I miss a lot of things about travel, but being trapped in a tiny metal tube for hours on end isn't exactly one of them. Not so for Microsoft Flight Simulator streamer Bruce Greene and friends. Donning pilot uniforms and building an entire fake 747 cockpit, the trio set off on a 16-hour flight from Los Angeles to Dubai - though if my pilot was cracking open as much alcohol as these lads, I'd already be reaching for a parachute.
While MSFS's Earth can often break into the surreal, it does accurately reflect the sheer scale of our lonely planet. Even a quick hop from London to Edinburgh means setting aside 90 minutes of your time. If you want to make an intercontinental flight, that's a full day's commitment.
Today, we embark on one of the world's longest flights in Microsoft Flight Simulator, but we are doing it from a real airplane cockpit.
Los Angeles to Dubai.
Lots of mini alcohol bottles.
— Bruce Greene (@brucegreene) August 18, 2020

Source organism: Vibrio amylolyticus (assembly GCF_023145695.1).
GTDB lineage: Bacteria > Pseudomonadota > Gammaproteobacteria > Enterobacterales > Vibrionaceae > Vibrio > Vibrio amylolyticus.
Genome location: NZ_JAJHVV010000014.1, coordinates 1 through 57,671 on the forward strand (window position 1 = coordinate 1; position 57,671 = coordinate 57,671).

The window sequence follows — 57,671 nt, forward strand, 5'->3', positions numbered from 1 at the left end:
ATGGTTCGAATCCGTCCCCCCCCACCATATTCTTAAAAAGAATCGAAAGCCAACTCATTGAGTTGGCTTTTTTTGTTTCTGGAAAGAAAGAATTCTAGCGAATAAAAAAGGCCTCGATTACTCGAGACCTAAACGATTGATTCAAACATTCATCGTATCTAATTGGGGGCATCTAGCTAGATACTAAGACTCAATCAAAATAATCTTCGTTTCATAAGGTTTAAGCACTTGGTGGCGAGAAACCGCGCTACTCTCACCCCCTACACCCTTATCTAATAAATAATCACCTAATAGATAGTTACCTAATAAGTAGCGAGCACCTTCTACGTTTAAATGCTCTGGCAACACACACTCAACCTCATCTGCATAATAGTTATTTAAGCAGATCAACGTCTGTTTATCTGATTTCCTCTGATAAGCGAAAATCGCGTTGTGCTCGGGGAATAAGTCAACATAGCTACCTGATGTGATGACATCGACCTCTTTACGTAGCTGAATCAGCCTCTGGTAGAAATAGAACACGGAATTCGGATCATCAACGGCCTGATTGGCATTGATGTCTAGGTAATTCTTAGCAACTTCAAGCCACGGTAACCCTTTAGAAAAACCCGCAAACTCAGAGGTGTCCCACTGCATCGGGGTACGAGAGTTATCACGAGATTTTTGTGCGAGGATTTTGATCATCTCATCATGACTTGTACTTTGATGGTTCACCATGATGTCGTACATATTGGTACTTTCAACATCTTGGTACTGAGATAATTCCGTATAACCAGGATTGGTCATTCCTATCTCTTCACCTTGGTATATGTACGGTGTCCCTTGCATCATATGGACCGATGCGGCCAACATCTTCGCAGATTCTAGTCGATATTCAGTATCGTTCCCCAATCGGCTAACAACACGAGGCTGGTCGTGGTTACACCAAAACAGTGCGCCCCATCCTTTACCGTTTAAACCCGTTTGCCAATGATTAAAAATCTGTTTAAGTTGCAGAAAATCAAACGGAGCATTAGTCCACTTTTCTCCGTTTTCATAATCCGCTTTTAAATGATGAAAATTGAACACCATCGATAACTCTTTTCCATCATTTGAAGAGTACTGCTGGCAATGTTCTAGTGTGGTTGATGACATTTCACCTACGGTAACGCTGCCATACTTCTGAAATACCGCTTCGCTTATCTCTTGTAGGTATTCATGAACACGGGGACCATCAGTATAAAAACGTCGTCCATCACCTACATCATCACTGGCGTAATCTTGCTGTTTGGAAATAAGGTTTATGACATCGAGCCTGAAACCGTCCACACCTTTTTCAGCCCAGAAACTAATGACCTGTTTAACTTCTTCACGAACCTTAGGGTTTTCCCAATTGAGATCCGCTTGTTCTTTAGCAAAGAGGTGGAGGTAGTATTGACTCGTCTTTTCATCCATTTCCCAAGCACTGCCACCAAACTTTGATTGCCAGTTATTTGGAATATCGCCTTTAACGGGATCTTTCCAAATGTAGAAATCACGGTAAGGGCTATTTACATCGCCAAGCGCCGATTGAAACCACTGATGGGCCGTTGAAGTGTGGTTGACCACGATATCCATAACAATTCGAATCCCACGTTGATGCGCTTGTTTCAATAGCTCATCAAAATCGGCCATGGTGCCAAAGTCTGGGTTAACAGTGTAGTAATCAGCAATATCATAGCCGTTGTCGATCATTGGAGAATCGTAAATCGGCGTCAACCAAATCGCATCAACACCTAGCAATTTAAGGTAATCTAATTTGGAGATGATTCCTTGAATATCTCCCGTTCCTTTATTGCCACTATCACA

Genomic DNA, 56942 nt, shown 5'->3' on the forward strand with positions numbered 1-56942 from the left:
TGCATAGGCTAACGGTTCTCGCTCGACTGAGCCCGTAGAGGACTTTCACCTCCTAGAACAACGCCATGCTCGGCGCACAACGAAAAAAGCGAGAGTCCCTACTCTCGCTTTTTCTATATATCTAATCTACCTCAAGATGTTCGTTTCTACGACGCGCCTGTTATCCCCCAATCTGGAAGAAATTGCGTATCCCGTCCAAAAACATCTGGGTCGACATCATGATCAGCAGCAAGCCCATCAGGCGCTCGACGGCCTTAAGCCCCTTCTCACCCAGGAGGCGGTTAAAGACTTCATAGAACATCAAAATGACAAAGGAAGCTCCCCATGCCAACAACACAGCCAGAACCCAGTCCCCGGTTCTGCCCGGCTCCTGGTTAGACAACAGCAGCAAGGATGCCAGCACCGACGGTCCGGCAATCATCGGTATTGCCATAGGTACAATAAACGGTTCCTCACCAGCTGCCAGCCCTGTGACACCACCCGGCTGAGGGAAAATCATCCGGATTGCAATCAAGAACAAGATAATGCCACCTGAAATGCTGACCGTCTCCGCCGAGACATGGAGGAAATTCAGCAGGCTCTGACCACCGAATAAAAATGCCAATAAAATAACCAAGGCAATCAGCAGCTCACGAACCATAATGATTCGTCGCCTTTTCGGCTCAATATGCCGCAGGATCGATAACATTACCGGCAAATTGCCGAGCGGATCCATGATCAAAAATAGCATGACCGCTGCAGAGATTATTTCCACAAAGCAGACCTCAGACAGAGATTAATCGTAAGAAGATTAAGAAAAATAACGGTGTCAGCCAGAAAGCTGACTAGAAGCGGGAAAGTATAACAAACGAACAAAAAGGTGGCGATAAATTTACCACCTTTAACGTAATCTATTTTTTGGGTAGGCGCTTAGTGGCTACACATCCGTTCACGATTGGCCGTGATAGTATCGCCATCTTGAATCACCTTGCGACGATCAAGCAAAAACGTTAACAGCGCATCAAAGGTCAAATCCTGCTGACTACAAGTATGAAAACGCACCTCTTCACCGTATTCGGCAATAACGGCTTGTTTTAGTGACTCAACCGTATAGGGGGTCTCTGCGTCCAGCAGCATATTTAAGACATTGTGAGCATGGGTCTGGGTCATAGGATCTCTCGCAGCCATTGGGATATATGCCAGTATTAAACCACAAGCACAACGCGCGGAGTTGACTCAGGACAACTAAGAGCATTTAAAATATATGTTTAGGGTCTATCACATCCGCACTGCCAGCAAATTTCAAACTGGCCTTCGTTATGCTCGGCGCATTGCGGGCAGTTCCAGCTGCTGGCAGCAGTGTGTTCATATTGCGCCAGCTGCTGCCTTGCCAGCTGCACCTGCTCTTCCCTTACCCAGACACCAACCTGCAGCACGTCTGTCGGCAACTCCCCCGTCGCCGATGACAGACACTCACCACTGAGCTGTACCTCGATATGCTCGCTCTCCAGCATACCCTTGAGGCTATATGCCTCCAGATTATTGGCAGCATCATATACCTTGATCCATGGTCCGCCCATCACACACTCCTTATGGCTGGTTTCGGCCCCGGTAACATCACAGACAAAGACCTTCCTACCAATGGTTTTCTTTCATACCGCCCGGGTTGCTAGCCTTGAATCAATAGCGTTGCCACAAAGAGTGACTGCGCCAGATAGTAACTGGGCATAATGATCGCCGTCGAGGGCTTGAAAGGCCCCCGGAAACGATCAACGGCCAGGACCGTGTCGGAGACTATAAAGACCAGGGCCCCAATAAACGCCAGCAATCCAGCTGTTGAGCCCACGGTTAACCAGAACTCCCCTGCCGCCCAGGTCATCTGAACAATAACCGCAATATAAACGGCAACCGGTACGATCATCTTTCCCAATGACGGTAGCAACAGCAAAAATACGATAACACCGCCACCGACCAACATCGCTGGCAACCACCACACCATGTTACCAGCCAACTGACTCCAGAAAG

Enter streamers Bruce Greene and 2SoonBoon, who (along with producer ATC Jeremy and a few guests) took up the arduous task of jetting from California to Dubai earlier this week - a trip that takes just shy of 16 hours. As PC Gamer reports, the idea began as a joke. But after talking to Twitch, the platform agreed to put some money behind the plan, kitting out the crew with a prop cockpit and tiny airport drinks bottles.
"We definitely will be drinking," Greene announces at the start of the stream. "We're very tired. So actually, we're just like real pilots."
With most of the trip taking place thousands of feet above the clouds, the crew find their own ways to keep the stream entertained - taking turns on the controls and behaving in a manner that'd put the fear of flight into me for the rest of my life. They manage to barrel roll a jumbo jet almost six hours in, but their reckless piloting also snaps the wings off the plane, forcing a restart. Still, they do eventually make it to Dubai on schedule.
Greene and co's trip was notably inspired by Desert Bus, a notorious driving sim that portrays the eight-hour drive from Tucson to Las Vegas in real-time. The enduring legacy of that game is Desert Bus For Hope, an annual charity fundraiser that sees a team drive to Nevada and back for as long as they can keep raising money. With the whole world under Flight Sim's wings, it'll be interesting to see if long-haul fundraisers end up taking flight from Microsoft's runway.